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The Parable of the Illegal Immigrant

The Parable of the Illegal Immigrant

When someone asked Jesus what the most important commandments were, He told him to love God with all his heart, soul and mind, and to love his neighbor as himself.

But who exactly are our neighbors? After all, it’s easy enough for us to love our co-workers, our classmates, our friends from church and our two next-door neighbors. But when you start thinking about it, Jesus’ second most important commandment could be pretty tough to follow if He cast a wider net.

That’s why a lawyer in the book of Luke—a guy who knew his stuff well enough to look for loopholes—asked Jesus, “And who is my neighbor?”

Here’s what Jesus says: 

There’s a man walking from Selma to Birmingham when he’s attacked by robbers. They take his wallet and his shoes, beat him within an inch of his life, and run away. 

A woman happens to be driving down the same road when she sees the man. But she’s late for a meeting, so she drives right on by. 

Soon another guy is driving down the same road. But he’s not comfortable in this part of town, so he keeps going. 

Then an undocumented Mexican—driving in state where, on vaguely defined grounds of suspicion, he could be arrested, locked up for profit and deported without a hearing—sees this man lying bloody on the ground. He takes pity on him. He pulls over. And he helps the man.

Of course, Jesus says “Samaritan” instead of “Mexican,” but the Samaritans lived across the border from Jesus and were despised in Galilee. Most upright citizens avoided contact with them. And that’s exactly what Alabama and too many other states would like you to do with “illegal immigrants”—our modern-day Samaritans.

“It’s not good enough to love only the people who are with us; it’s not good enough to love only the people who think like us or look like us.”

Over the last year, several states have passed immigration enforcement laws that can only be described as draconian. Alabama’s is already one of the worst, though much of it is still tied up in litigation. Here are a few examples of what it does:

  • Intimidates students into dropping out by requiring schools to check the immigration status of both the students and their parents. Furthermore, the law requires those schools to determine whether the students are enrolled in English as a Second Language programs, thus belying the law’s claim not to discriminate on the basis of race, ethnicity or national origin.
  • Requires police who’ve legally stopped someone for any reason (speeding, switching lanes without signaling, driving with a broken tail light, etc.) to check the person’s immigration status upon “reasonable suspicion” that the person is unlawfully in the country. Again, the law gives lip service to not discriminating on the basis of race, ethnicity, or national origin, but you have to wonder what else could seriously arouse such suspicion.
  • Gives no protection to the victims and witnesses of crimes (and their children) from deportation if they’re outed in the process of the investigation or legal proceedings, just as long as the state keeps them around long enough to help conclude the proceedings. In other words, the state will let victims and witnesses stay around long enough to testify. Beyond that, it won’t try in any way to prevent their deportation.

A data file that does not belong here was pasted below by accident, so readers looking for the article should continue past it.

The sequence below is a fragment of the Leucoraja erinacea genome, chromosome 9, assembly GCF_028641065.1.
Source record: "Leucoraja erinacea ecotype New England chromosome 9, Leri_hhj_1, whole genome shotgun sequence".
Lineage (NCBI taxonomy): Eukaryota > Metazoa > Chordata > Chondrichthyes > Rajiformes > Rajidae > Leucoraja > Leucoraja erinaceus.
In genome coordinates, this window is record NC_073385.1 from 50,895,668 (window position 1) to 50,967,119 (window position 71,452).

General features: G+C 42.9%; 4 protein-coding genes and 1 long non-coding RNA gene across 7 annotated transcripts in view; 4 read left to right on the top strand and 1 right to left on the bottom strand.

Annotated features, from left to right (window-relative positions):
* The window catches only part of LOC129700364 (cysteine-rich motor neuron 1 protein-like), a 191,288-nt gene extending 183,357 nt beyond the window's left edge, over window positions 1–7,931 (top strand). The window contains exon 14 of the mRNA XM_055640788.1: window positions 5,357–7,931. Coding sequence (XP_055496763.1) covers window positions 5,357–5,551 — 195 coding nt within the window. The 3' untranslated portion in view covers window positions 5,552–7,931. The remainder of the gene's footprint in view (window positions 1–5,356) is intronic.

• Makes it a crime to give a ride or rent a room to undocumented immigrants. You can’t even give them shelter for fear of “concealing” or “harboring” an “illegal.”

In short, if you pass an undocumented immigrant lying bloody on the ground, Alabama would like to you drive right on by and then report the “illegal” person to the authorities.

Already, the Alabama law has caused perhaps thousands of families to keep their children out of school and others to flee under cover of darkness. Farms have gone unplanted and unharvested. Entire towns have been depopulated. 

While some Christians might honestly believe these enforcement laws are OK because they’re targeting “illegals,” Jesus addressed that, too. He said it’s not good enough for us to love our friends—that’s easy.  Even “sinners” do that. It’s not good enough to love only the people who are with us; it’s not good enough to love only the people who think like us or look like us; it’s not good enough only to love the people who are citizens. Jesus calls us to go beyond easy love. We have to love people even when it’s hard or uncomfortable or taboo. Or illegal.

We are not doing to immigrants what we’d have them do to us.  I don’t see any U.S. citizens volunteering themselves for the same kinds of punitive laws we’re applying to undocumented immigrants, and in criminalizing them simply for conducting the ordinary business of daily life, what these harsh enforcement laws do is quite simply ugly and un-Christian.

But there is still hope that we might live out of our love rather than our fears, and Jesus said something about that, too. “Which of these three do you think was a neighbor to the man who fell into the hands of robbers?” Jesus asked the lawyer (emphasis mine)

“The one who had mercy,” the lawyer told him, meaning the “illegal,” the Samaritan.

“Go and do likewise,” Jesus said.

Eric Burnette is a lawyer and deputy director of Witness for Peace Southeast, a politically independent, faith-based non-profit that advocates for peace, justice, and sustainable economies in the Americas.

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